“How would you feel if your baby died?”
Chief Marie, the last Indian fluent in the Eyak tongue, explained how she would have felt if she had allowed her ancestral language to become extinct.
According to linguists, 19 of the 20 indigenous languages in Alaska may die out as English replaces everyday Native words. Linguists blame modern media that saturates the youngest minds with pop culture. The educational system contributes too, by immersing children in the English language alone.
In the 40s and 50s Chief Marie’s family felt the sting of disapproval in their community if they uttered a single Eyak expression. When her sister passed away, Chief Marie was the last full blood who spoke and understood the Eyak language.
For 47 years Marie worked with an Alaskan linguist to painstakingly reconstruct and document her culture: creating a dictionary of Eyak words and phrases; a book of grammar; recordings of her pronunciations, tone, vowels, and sounds; videos of storytelling and explanations of religious beliefs. Chief Marie Smith Jones passed away at 89 years old.
Someday Alaskans with Eyak blood will seek out their heritage, remembering their chief and pronouncing her Eyak name: “Udachkuqax a’a’ch.”
It means “a sound that calls people from afar.”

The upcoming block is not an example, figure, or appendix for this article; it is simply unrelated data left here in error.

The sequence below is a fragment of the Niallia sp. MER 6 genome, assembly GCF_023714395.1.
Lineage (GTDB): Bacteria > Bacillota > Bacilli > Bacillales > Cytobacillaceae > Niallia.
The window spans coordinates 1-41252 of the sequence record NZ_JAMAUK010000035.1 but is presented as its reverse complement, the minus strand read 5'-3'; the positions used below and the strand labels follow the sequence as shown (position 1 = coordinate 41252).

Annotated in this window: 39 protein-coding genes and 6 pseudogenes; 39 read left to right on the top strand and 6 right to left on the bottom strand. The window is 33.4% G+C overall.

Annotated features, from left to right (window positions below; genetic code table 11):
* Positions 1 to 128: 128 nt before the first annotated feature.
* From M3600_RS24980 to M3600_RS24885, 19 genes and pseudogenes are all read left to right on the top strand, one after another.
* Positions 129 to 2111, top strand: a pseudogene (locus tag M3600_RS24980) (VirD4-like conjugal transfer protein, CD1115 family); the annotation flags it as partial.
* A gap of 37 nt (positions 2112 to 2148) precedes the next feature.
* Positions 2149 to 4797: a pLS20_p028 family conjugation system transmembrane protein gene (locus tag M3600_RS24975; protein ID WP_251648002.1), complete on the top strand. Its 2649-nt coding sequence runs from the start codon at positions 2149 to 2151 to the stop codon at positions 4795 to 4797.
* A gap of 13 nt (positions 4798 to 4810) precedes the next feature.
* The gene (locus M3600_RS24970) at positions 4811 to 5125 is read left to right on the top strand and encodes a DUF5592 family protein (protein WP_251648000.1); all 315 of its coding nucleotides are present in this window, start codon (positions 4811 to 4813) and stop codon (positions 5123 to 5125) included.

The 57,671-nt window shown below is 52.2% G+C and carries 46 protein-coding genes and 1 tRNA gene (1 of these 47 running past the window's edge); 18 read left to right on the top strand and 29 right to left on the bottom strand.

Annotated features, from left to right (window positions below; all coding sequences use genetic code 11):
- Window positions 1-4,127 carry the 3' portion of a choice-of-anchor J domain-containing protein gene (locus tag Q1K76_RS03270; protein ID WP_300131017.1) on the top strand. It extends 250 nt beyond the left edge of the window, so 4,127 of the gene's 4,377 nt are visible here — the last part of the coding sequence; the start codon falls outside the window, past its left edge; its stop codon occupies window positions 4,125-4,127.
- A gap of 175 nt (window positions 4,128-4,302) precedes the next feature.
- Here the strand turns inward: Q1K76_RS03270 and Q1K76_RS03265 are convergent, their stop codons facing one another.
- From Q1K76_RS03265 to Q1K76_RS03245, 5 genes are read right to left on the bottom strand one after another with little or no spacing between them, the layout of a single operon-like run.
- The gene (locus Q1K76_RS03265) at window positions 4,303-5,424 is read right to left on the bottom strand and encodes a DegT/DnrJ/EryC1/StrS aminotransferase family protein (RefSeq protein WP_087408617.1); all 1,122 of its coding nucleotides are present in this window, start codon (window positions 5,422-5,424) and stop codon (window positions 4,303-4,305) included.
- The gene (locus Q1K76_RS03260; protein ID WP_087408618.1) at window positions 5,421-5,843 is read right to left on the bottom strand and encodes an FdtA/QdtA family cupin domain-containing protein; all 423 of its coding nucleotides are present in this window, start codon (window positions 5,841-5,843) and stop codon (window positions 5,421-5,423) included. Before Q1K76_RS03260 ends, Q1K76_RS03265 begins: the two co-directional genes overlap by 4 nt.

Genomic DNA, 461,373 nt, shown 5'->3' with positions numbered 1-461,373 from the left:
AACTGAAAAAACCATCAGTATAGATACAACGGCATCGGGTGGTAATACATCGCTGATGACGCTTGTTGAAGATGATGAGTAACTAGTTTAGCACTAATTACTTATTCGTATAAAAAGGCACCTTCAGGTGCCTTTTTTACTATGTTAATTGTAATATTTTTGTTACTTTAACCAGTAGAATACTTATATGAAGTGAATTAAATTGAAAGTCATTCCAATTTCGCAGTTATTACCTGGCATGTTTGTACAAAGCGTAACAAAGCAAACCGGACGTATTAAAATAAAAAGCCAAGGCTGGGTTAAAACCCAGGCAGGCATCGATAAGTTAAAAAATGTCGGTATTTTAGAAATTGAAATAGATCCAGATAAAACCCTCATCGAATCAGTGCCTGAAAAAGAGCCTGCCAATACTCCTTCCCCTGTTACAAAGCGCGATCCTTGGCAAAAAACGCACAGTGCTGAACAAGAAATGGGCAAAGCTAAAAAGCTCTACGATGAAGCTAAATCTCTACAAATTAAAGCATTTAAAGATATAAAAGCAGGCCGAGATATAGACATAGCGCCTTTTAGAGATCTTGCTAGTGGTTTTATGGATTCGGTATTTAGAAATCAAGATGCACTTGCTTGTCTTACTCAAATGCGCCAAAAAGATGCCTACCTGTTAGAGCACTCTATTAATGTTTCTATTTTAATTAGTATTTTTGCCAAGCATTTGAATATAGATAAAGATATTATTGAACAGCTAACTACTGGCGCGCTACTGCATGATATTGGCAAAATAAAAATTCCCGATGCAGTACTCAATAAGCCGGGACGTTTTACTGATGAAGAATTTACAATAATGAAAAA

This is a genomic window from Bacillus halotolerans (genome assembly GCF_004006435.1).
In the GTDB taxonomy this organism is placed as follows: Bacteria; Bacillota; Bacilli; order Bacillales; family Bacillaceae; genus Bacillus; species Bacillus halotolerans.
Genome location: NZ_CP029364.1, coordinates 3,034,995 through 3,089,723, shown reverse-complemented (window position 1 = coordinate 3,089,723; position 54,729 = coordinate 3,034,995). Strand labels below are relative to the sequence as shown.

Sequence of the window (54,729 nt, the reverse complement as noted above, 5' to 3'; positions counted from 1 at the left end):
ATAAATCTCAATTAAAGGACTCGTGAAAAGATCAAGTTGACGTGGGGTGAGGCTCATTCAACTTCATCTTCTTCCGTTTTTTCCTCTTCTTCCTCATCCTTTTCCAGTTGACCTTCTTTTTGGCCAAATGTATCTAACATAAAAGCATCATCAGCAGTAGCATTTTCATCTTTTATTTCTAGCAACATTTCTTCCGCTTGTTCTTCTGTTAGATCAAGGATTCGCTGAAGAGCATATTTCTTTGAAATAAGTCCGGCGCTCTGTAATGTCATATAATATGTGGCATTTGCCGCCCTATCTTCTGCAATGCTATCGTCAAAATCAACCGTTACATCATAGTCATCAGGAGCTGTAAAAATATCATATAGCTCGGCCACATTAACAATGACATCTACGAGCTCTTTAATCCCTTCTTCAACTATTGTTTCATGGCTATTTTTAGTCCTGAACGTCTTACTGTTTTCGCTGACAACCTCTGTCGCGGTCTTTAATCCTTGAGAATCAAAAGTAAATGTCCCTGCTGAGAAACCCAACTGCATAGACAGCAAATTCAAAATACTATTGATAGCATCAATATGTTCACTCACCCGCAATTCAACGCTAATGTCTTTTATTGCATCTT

Chief Marie believed that every nuance of language, and each character in her stories had to be archived to keep Eyak from being forgotten.
What language will we speak in heaven? All the languages on earth (some 6,500 of them) are destined to fade to extinction. Only one language will endure through eternity—and all Christians know our Father’s native tongue from our spiritual birth!
I Cor. 2:12-13
Now we have received, not the spirit of the world, but the Spirit who is from God, that we might know the things that have been freely given to us by God. These things we also speak, not in words which man’s wisdom teaches but which the Holy Spirit teaches, comparing spiritual things with spiritual.
For you did not receive the spirit of bondage again to fear, but you received the Spirit of adoption by whom we cry out, “Abba, Father.” The Spirit Himself bears witness with our spirit that we are children of God, and if children, then heirs—heirs of God and joint heirs with Christ, if indeed we suffer with him, that we may also be glorified together.
Jesus, thank you for preserving this eternal language of the Holy Spirit for me and my family. May I introduce everyone I meet to you by actions that speak louder than human words.